The Redskins’ new quarterback, rookie Robert Griffin III, gives Washington fans a reason to be excited, but he won’t be able to produce a successful season on his own. (Jonathan Newton/WASHINGTON POST)

Washington Redskins fans are excited about Robert Griffin III. But the prized rookie quarterback is only one player. Griffin will probably have some good games and some bad games, like all first-year players.

Football is a team game. So let’s look at the rest of the Redskins as they get ready to play their first regular-season game Sunday against the New Orleans Saints. These other players will be the key to whether Washington can improve on last year’s record of five wins and 11 losses.

Offensive line: For what seems to be the 10th year in a row, the offensive line is a problem. And that’s a problem for Griffin, since it’s the offensive line’s job to keep the other team from tackling the quarterback. Trent Williams looks solid at left tackle, but after that the line is a patchwork of aging veterans and guys who have not played much in the National Football League (NFL). That’s trouble. To make matters worse, the health of several Redskins linemen is in doubt. Jammal Brown will miss the first six games after hip surgery and Kory Lichtensteiger expects to be able to play in the season opener after knee surgery last season. Griffin is super fast. To play behind this line, he will have to be.

Receivers and running backs: The Redskins have signed some new receivers, including Pierre Garcon, formerly of the Indianapolis Colts. Garcon caught 70 passes for 947 yards last season. That sounds impressive until you realize that 26 NFL receivers had more yards than Garcon. Tight end Fred Davis is probably the team’s best pass catcher. The running backs are just so-so. Whether the Redskins play Roy Helu, Evan Royster or rookie Alfred Morris, they don’t have a runner who is likely to change the game on a single play.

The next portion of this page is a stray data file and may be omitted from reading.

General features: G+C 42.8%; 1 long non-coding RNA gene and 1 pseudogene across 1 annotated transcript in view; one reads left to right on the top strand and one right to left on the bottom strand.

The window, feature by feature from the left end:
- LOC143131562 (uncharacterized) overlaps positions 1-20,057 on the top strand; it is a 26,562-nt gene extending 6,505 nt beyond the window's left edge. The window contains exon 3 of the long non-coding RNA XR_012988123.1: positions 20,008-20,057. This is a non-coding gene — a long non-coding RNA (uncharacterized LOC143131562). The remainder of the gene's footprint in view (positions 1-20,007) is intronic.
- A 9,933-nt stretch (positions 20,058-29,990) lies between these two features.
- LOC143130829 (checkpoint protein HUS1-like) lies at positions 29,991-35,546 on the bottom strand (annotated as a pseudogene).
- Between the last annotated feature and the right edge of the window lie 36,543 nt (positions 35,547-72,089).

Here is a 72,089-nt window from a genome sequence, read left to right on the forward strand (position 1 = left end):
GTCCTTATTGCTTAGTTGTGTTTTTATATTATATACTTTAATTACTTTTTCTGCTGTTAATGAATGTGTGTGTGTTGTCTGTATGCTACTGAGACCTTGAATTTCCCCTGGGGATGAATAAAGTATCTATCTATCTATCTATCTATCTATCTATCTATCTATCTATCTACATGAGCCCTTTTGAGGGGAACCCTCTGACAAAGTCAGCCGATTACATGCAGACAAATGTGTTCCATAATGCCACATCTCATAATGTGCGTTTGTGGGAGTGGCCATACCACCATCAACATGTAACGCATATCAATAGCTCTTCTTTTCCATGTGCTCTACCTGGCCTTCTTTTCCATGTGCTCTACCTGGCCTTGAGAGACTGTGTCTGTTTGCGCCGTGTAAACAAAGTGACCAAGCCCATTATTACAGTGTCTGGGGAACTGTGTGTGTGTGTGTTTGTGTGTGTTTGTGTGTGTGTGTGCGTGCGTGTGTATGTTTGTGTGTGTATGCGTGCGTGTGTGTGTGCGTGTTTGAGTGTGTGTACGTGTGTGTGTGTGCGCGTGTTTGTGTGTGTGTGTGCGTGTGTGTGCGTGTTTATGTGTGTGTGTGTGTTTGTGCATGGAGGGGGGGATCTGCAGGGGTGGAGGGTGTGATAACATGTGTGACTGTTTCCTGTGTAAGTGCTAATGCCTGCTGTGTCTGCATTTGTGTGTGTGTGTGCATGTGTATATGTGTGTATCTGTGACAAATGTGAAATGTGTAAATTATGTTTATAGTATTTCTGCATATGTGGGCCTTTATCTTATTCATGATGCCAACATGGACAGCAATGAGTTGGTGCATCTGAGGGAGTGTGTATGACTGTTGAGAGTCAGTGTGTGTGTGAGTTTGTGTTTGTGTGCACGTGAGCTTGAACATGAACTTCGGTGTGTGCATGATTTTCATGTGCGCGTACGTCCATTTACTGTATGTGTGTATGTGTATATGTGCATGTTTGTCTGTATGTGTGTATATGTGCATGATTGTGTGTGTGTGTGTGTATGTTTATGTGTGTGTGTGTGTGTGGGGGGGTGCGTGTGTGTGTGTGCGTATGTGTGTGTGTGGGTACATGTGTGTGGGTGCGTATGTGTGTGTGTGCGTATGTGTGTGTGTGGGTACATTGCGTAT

Defensive front seven: This should be the strength of the team. All the starters on the line and at linebacker return to a defense that was rated 13th among the 32 NFL teams. Linebackers Ryan Kerrigan and Brian Orakpo are strong pass rushers who should pressure the opposing quarterback and force some turnovers. They’d better, because of the Redskins secondary will need help.

Pierre Garcon has joined the Redskins after catching 70 passes last year for the Colts. (Gary Wiepert/ASSOCIATED PRESS)

Defensive secondary: These guys may be as big a problem as the offensive line. Their job is to prevent other team’s receivers from making big, game-changing catches. The team has new players here and no one stands out. The NFL has become a passing league, where quarterbacks often throw for 300 or 400 yards in a single game. The Redskins secondary should be tested against the Saints and their high-powered offense led by all-pro quarterback Drew Brees.

One more thing: The Redskins need to stay healthy. For years, the team has traded draft choices for that one player they hoped would take them to a Super Bowl. As a result, the Redskins don’t have many solid backups.

Prediction: ESPN the Magazine predicted that the Redskins would have a record of two wins and 14 losses this season. I don’t think they will be that bad. Griffin will be fun to watch, but remember that he’s only one player. My prediction: four wins and 12 losses.

Fred Bowen writes the sports opinion column for KidsPost. He is the author of 18 sports books for kids, including two football books: “Touchdown Trouble” and “Quarterback Season.”

Ryan Kerrigan, seen here sacking Andrew Luck of Indianapolis, is one of Washington’s strong pass rushers who should force some turnovers. (Ricky Carioti/WASHINGTON POST)